Good Company

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Friday, June 02, 2006

Africans to adopt Automated Identification System at sea

Reported here:
African countries agreed June 1 to integrate their shipping fleets with the Automated Identification System (AIS) to combat insecurity and plundering of the continent’s sea resources.
It was one of several commitments made by representatives of 38 African states at the end of the second international conference on maritime security in Africa, being held in Abuja.
”Each country is to ensure that they are integrated into the AIS as such as soon as possible in order to enhance the establishment of a continental wide maritime communication system,” a text released at the end of the meeting said.
It was one of 14 resolutions adopted by delegates, which also included the establishment of four naval task groups to boost the military capacity of the Africa Union.
Adm. Harry Ulrich, commander of U.S. naval forces in Europe and Africa, earlier urged African countries to equip themselves with the AIS as a cheap way to boost security in some of the world’s most dangerous seas for piracy.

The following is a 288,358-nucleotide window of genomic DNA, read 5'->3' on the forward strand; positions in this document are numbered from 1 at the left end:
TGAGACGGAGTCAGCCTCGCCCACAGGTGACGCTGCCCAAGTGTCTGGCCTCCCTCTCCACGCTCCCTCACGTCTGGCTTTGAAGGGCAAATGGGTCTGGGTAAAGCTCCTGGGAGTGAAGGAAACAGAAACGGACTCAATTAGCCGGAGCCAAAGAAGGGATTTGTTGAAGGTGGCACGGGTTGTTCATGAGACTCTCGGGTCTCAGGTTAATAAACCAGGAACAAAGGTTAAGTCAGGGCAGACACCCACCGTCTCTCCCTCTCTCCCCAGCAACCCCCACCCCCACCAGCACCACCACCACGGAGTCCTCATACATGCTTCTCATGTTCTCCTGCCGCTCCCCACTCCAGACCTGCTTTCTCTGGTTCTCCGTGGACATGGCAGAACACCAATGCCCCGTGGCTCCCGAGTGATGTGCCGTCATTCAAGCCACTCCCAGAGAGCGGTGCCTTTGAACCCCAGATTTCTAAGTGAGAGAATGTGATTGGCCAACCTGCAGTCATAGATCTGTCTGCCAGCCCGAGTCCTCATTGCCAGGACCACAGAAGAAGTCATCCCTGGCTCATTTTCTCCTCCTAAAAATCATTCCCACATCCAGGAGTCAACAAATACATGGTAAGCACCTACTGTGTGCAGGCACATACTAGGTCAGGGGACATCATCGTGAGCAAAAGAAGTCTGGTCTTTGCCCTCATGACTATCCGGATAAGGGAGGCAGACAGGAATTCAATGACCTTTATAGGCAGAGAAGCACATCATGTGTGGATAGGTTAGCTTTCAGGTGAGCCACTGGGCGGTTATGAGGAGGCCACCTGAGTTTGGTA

”The AIS is very low in cost, and when paired with coastal radars, contribute to improved data management” on ships that navigate the territorial waters, he told the conference.
”The United Nations and the International Maritime organization mandate that ships of 300 tons or more have a small transmitter that continuously broadcasts where a ship is, where it is coming, its destination, its crew, who is complying with the rules or is below the AIS tonnage mandate,” he said.
Ulrich advocated a management system of movements of non-military ships, comparable to that practiced in air traffic, controlled by international norms accepted by all.
Baby steps...

UPDATE: Some issues regarding AIS identified here.

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